Comments

Avatar

What’s nice currently is AA and Larkin being on the same shift won’t be gassed. AA draws a lot of penalties and to follow immediately on a PP where he’ll need his speed as the entry player will be doing himself and the team a disservice. I realize this won’t be every PP but I question this move.

Posted by stateofmifan on 01/19/18 at 01:18 AM ET

Colin's avatar

As you probably know by now, the Red Wings’ power play zone entries are terrible, but that’s a structural issue as much as a tactical one. The Red Wings have spent the past ten years trying to launch one player into the offensive zone via a drop pass from 4 stationary players at center ice.

It used to work, but the “Datsyuk drop” was mostly powered by Pavel Datsyuk, so now it’s gotten kind of comical watching one of the defensemen drop the puck to a center forward while everybody else stands up at the blueline, including the opposition’s penalty-killers. You can’t try and catapult one or two players into the offensive zone, and regrettably, most of the Wings’ “zone entries” consist of set plays among stationary players.

That’s true of the plays when the Wings actually set up in the offensive zone as well, so movement of the skating variety would be a wonderful development all the way around.

A MILLION TIMES YES

Posted by Colin from Ken Holland's new yacht, "Incompetence" on 01/19/18 at 09:08 AM ET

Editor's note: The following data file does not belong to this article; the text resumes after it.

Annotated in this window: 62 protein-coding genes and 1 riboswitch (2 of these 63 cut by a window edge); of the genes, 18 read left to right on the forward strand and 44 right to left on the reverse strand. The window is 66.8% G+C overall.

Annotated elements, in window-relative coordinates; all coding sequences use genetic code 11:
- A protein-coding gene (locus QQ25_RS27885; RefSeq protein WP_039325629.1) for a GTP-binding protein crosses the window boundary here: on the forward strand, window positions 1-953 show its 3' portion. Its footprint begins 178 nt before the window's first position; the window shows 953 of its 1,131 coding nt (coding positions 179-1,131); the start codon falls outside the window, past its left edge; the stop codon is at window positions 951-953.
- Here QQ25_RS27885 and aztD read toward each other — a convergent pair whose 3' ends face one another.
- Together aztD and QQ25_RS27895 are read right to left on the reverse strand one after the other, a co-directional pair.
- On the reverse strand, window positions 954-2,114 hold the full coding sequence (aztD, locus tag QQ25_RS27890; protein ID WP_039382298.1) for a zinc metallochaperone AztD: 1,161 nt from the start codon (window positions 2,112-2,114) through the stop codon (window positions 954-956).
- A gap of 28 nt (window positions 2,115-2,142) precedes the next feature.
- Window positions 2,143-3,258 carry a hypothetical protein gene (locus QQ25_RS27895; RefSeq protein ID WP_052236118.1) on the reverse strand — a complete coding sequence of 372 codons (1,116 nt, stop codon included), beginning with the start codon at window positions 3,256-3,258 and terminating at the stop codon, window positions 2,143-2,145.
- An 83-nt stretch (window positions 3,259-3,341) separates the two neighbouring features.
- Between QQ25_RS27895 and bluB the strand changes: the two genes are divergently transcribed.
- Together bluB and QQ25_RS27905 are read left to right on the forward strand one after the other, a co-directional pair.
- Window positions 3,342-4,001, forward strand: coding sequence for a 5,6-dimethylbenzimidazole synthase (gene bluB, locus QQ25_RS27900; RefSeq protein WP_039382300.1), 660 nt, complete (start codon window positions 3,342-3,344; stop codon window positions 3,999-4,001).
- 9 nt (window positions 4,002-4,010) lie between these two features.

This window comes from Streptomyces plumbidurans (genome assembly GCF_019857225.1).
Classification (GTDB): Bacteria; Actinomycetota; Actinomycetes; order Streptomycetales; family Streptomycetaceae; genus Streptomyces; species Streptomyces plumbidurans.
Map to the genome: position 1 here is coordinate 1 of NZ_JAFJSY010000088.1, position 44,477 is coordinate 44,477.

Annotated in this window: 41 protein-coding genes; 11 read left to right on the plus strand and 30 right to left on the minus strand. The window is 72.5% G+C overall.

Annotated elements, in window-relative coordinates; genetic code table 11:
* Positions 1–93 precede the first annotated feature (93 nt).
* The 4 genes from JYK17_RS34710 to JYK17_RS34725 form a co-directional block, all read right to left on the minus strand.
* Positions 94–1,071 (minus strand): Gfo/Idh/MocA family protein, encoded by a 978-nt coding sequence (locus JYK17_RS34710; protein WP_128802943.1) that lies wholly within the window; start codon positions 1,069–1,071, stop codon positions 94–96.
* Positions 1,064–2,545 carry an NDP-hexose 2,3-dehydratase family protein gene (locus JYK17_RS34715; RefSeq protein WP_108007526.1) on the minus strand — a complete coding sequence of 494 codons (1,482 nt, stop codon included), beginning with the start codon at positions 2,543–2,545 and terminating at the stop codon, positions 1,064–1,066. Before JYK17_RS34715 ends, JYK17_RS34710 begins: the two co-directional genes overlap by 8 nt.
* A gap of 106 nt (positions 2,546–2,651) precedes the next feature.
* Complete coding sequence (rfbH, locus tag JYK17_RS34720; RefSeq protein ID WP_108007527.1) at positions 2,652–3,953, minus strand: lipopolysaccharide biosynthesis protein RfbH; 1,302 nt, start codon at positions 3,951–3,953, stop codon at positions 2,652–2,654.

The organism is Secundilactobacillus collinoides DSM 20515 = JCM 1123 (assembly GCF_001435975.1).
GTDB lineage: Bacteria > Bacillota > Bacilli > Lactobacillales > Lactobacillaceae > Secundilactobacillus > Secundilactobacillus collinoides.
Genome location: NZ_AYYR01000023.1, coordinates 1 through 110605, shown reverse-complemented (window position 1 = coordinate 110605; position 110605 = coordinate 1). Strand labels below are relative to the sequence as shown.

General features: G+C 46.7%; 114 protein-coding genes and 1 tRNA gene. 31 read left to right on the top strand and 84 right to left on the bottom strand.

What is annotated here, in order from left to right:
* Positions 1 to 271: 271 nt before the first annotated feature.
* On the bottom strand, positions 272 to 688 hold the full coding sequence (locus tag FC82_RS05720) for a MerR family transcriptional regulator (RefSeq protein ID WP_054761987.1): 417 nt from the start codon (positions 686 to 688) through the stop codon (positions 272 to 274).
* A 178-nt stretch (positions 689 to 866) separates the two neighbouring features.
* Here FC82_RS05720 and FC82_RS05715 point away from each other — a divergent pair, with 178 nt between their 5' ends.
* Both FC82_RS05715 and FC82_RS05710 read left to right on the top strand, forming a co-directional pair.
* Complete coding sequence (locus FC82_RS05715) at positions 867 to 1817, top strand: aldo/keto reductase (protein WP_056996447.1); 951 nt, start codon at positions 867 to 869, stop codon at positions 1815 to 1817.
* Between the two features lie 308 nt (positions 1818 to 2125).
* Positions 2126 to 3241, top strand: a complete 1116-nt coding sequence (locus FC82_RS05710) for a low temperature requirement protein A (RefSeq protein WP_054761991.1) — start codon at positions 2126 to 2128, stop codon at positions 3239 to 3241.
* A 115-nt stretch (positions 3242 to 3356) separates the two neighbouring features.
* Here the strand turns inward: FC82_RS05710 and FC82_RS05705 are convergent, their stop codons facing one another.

Avatar

They’re usually a hard-working team, so I expect them to come out and play hard

I am curious if at any point any coach said about the other team that “they are usually a lazy team, so I do not expect them to play hard”.

Posted by VPalmer on 01/19/18 at 11:02 AM ET

Avatar

it’s gotten kind of comical watching one of the defensemen drop the puck to a center forward while everybody else stands up at the blueline

All true, but on the other hand Larkin gains the zone with absolute ease. Z unit though does not Larkin to gain the zone, so why not give them AA who can also gain the zone with ease?

Posted by VPalmer on 01/19/18 at 11:04 AM ET

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The Malik Report is a destination for all things Red Wings-related. I offer biased, perhaps unprofessional-at-times and verbose coverage of my favorite team, their prospects and developmental affiliates. I've joined the Kukla's Korner family with five years of blogging under my belt, and I hope you'll find almost everything you need to follow your Red Wings at a place where all opinions are created equal and we're all friends, talking about hockey and the team we love to follow.